Die casting is a popular term in the manufacturing world. But do you know what it is and its applications? It is used mainly for the fast production of large metal parts that need little machining after the process.
What is Die Casting?
This manufacturing process involves the pouring of molten metal into steel molds. In the die casting process, the metal is forced into the mold cavities at high pressure. These molds (sometimes called dies or tools) are made of steel and allow customization for each project. This customization allows each finished product to have greater repeatability and accuracy.
Most of the materials used in die casting are alloys form zinc, aluminum, and magnesium.
Advantages of Die Casting
Die casting has many benefits compared with other production processes. It presents a better option because of the big cost savings it can deliver. Aside from the price of its product, it also helps in reducing the overall production costs.
When a part undergoes die casting, it can be made with complex shapes including complex internal features and external threads that have minimal outline angles. Thus, it saves secondary actions on the product further reducing labor costs and assembly operations. Another benefit of die casting includes streamlined control of stocks and consistency of its component.
Other benefits of die casting include:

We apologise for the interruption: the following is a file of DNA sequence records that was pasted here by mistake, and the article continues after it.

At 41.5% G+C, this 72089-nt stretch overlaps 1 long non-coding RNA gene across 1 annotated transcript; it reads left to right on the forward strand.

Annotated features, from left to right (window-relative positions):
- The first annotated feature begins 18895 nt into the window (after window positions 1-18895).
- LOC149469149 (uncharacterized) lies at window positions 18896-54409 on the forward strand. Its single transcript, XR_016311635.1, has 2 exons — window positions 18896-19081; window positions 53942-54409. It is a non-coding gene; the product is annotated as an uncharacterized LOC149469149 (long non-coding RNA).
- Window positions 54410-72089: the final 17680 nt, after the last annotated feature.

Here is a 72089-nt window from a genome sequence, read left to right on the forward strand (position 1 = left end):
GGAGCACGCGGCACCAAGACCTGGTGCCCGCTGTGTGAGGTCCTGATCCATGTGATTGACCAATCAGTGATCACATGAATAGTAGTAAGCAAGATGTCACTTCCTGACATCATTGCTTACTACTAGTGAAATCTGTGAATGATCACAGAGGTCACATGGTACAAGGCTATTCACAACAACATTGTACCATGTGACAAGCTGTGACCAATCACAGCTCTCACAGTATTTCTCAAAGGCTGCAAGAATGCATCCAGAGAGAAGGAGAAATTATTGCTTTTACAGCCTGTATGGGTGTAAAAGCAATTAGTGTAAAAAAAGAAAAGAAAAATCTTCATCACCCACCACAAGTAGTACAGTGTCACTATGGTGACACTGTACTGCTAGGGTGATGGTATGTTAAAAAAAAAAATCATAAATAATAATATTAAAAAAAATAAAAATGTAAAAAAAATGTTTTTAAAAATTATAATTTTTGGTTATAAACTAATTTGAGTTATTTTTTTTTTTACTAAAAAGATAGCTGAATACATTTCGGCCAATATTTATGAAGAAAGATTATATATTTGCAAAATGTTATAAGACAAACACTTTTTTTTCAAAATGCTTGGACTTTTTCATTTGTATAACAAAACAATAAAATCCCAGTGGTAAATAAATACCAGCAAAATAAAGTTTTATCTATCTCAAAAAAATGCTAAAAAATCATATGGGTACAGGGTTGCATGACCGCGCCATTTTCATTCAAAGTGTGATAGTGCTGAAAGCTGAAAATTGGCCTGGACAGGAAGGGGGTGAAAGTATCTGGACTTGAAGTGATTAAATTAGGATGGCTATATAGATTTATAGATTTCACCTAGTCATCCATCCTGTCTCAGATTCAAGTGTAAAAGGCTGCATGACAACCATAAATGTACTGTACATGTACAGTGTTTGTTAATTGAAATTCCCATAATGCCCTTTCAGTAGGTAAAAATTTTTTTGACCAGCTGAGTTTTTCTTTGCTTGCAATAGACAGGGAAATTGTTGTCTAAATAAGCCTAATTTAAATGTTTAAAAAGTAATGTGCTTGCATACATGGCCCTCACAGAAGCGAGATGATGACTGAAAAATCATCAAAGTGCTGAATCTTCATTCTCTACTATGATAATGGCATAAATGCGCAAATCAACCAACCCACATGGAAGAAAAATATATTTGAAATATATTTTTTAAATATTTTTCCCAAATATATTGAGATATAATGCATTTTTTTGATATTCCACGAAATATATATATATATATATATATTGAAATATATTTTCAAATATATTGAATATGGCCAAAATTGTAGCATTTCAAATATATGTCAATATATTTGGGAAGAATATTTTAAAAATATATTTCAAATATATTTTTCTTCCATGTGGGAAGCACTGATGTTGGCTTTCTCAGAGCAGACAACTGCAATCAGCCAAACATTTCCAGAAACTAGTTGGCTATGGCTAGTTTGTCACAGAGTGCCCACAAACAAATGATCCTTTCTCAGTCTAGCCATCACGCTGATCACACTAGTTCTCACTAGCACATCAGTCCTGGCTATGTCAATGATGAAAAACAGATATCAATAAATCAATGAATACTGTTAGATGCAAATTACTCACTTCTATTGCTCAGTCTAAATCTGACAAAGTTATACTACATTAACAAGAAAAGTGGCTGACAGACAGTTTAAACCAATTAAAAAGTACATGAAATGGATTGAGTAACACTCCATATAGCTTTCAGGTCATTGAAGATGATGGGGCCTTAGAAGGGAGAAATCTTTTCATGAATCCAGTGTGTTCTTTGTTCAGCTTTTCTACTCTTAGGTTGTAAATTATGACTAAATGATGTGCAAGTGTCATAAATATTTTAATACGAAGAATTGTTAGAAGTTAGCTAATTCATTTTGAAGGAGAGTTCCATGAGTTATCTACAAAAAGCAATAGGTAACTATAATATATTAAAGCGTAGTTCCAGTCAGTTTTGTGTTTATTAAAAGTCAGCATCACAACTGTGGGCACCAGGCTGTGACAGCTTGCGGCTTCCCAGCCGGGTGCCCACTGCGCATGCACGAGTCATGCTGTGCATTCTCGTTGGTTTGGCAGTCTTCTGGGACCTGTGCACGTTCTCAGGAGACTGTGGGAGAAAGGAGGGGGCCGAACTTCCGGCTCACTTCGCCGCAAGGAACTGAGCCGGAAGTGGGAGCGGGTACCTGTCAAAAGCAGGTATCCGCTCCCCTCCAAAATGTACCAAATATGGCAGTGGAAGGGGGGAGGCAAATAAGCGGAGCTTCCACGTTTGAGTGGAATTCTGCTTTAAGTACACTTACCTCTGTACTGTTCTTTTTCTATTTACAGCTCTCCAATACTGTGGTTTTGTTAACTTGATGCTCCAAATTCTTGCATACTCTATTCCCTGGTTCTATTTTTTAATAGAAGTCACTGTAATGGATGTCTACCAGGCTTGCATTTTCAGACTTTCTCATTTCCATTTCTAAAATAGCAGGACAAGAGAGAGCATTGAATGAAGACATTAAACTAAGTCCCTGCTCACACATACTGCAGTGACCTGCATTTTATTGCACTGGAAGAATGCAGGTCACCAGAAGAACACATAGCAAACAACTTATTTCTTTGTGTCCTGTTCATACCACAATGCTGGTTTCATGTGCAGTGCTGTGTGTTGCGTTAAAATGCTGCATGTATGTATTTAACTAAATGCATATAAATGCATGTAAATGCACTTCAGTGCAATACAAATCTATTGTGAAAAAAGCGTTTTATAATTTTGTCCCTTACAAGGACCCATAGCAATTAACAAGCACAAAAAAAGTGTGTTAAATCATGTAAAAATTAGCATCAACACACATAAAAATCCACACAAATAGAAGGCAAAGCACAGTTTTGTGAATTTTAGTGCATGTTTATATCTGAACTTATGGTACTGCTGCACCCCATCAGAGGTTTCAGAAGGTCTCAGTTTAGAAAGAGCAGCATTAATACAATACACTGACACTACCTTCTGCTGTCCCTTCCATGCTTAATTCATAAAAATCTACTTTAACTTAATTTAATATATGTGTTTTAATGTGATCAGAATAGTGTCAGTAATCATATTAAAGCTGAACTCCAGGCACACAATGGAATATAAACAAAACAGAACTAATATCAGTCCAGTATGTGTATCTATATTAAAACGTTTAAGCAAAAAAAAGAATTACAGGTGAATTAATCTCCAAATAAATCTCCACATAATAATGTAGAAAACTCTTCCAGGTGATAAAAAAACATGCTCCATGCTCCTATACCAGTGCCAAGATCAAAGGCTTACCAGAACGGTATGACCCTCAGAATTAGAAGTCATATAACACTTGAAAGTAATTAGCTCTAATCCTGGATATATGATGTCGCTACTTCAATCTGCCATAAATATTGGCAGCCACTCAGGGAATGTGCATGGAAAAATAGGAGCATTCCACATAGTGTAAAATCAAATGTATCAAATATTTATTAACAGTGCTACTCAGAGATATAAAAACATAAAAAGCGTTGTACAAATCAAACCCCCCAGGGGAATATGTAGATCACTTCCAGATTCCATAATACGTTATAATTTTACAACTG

- Longer tool life due to the magnesium and zinc component
- Reduce material wastes
- Quicker turnaround times
- Minimal steps from raw material to completed parts
- Tighter tolerances
- Varying wall thickness to choose from
Types of Die Casting and Its Applications
The die casting process has many applications. It is part of the production process that has a high quantity of metal components. Some of the industries that use the die casting process are the power tools, auto, and aerospace.
There are two types of vacuum casting: cold-chamber and hot-chamber. And in these two types, here are its variations:
- Semi-solid die casting
- Squeeze die casting
- Vacuum die casting
- Low-pressure die casting
Hot Casting (Hot-Chamber Die Casting Process)
Hot casting or hot-chamber die casting is also called gooseneck casting. It is the most popular between the two main types. In this process, the chamber for the injection mechanism is wholly immersed in the liquefied metal bath.
With this direct immersion in the molten bath, it can lead to faster and more convenient mold inject. But it can also lead to greater susceptibility to corrosion agents. Thus, this process is also suitable for an application that uses metals that has low melting points and greater fluidity.
Cold-Chamber Die Casting Process
The cold-chamber die casting process has the same mechanism as the other type of die casting. The process is made with a focus on minimizing the corrosion of the machine rather than its production efficiency because the molten metal is automatically put into the injection system.
Cold-chamber die casting is applied to casting metal at high temperatures like aluminum and its alloys.
To select the die-casting method depends on the use and function of the final product. On top of that you should also consider the volume of the product. Using die-casting is very effective particularly if you need parts with accurate dimensions and in large quantities.
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